Morning (Isaiah 50)
Reflections on Isaiah 50
The ninth hour, darkness descended on Golgotha. With his final breath, the Lord’s righteous servant cried out, “Father, into your hands I commit my spirit.” As light fled from Calvary’s mount, so life escaped this man’s dying frame.
The hours leading up to this moment plundered his strength. The scourge reserved for base criminals had been laid on his back, yet he was innocent. The cross of lawless slaves and paupers became the throne for the King of kings. “I offered my back to those who beat me and my cheeks to those who pulled out my beard. I did not hide my face from mockery and spitting” (Isaiah 50:6). Our guiltless God died for we who stumble in the sputtering light of our own spoiled righteousness.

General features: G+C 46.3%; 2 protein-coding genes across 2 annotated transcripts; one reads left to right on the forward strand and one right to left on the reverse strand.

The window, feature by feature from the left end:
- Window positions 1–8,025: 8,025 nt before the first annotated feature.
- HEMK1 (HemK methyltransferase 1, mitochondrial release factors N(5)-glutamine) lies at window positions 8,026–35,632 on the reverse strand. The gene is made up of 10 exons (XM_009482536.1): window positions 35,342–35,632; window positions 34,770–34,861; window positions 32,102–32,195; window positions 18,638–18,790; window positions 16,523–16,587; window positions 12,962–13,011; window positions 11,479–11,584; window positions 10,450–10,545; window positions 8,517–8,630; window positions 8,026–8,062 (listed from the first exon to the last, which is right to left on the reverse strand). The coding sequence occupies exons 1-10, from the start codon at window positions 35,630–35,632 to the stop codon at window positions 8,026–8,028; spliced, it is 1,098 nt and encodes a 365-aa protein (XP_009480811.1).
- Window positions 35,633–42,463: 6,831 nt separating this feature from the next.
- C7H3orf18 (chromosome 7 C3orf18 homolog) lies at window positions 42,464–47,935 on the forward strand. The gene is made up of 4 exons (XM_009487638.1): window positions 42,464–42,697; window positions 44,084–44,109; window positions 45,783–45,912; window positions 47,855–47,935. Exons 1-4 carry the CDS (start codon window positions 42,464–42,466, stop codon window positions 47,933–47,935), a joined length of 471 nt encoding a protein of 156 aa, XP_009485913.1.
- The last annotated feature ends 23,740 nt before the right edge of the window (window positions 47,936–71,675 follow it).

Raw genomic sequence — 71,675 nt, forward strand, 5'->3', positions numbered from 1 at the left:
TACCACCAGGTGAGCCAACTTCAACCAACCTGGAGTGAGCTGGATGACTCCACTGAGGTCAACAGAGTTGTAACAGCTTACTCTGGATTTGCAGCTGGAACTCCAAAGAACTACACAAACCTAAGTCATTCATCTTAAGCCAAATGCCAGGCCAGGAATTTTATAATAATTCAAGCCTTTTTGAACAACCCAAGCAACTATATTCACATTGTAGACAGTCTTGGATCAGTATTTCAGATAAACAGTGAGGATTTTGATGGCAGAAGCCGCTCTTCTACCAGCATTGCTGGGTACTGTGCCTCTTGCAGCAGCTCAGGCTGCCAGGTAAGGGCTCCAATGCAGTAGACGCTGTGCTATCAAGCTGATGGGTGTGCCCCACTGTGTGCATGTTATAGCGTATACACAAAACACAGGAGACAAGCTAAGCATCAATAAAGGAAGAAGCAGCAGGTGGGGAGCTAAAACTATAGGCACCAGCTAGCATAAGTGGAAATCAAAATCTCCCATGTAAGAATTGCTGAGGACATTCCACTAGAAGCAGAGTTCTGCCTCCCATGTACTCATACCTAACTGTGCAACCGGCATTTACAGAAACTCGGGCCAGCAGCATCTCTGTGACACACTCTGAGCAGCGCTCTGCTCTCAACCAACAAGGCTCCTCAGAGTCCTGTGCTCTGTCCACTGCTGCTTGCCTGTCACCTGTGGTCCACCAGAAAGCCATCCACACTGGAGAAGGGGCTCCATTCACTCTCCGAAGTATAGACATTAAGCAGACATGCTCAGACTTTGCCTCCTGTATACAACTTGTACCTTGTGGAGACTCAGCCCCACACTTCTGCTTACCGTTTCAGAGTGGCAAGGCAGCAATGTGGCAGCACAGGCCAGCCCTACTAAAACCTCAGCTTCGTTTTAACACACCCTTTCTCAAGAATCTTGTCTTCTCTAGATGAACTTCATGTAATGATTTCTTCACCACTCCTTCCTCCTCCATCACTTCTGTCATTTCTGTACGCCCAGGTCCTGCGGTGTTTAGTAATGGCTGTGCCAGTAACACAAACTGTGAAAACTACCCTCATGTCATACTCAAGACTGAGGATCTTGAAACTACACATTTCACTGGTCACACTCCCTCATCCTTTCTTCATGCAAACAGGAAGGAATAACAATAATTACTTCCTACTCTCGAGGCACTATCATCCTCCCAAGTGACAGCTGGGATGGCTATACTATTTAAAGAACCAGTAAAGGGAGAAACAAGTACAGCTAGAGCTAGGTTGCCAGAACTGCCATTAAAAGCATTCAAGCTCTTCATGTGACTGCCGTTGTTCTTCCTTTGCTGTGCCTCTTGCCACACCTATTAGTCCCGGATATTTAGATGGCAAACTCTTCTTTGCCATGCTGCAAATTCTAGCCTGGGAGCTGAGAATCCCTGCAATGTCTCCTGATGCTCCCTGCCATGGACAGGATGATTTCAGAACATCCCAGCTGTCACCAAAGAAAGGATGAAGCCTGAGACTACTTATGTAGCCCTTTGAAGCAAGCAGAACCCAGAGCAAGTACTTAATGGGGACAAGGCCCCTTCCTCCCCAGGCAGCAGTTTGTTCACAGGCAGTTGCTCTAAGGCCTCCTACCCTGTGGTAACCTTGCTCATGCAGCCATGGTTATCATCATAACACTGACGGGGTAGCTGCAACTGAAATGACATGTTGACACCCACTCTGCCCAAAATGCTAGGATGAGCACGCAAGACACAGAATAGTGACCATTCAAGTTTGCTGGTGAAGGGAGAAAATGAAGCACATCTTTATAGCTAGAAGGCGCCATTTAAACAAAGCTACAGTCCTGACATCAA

As the arduous hours expired, the life of Christ’s candle was extinguished. For three days he lay inert in the tomb’s embrace. For many years we lay shrouded in those same bonds. Try though we may, this captor would never throw open our prison doors. But, “I wait for the Lord more than the watchmen wait for the morning” (Psalm 130:6).
For six hours, Christ writhed under crucifixion’s agony. For three days he lay still in the grave. However long the night, morning always breaks over the horizon. The Father looked upon Christ’s suffering, and raised him to new life. Though the fetters of sin and death seem strong as iron, God’s divine love proves them brittle bonds. “If you are walking in darkness, without a ray of light, trust in the Lord and rely on your God” (Isaiah 50:10). In him we have life. In him we have light.
Footsteps—putting feet on our faith
In what parts of your life does darkness seem strong?
How can Christ change that?
Dear God, you walked in my darkness. You endured my night. No part of my struggle is alien to you. The brunt of my suffering fell on you, though I deserved it. You broke death and overcame sin so that I could be free. May I walk by that light and live in that new day. By Christ I pray, amen.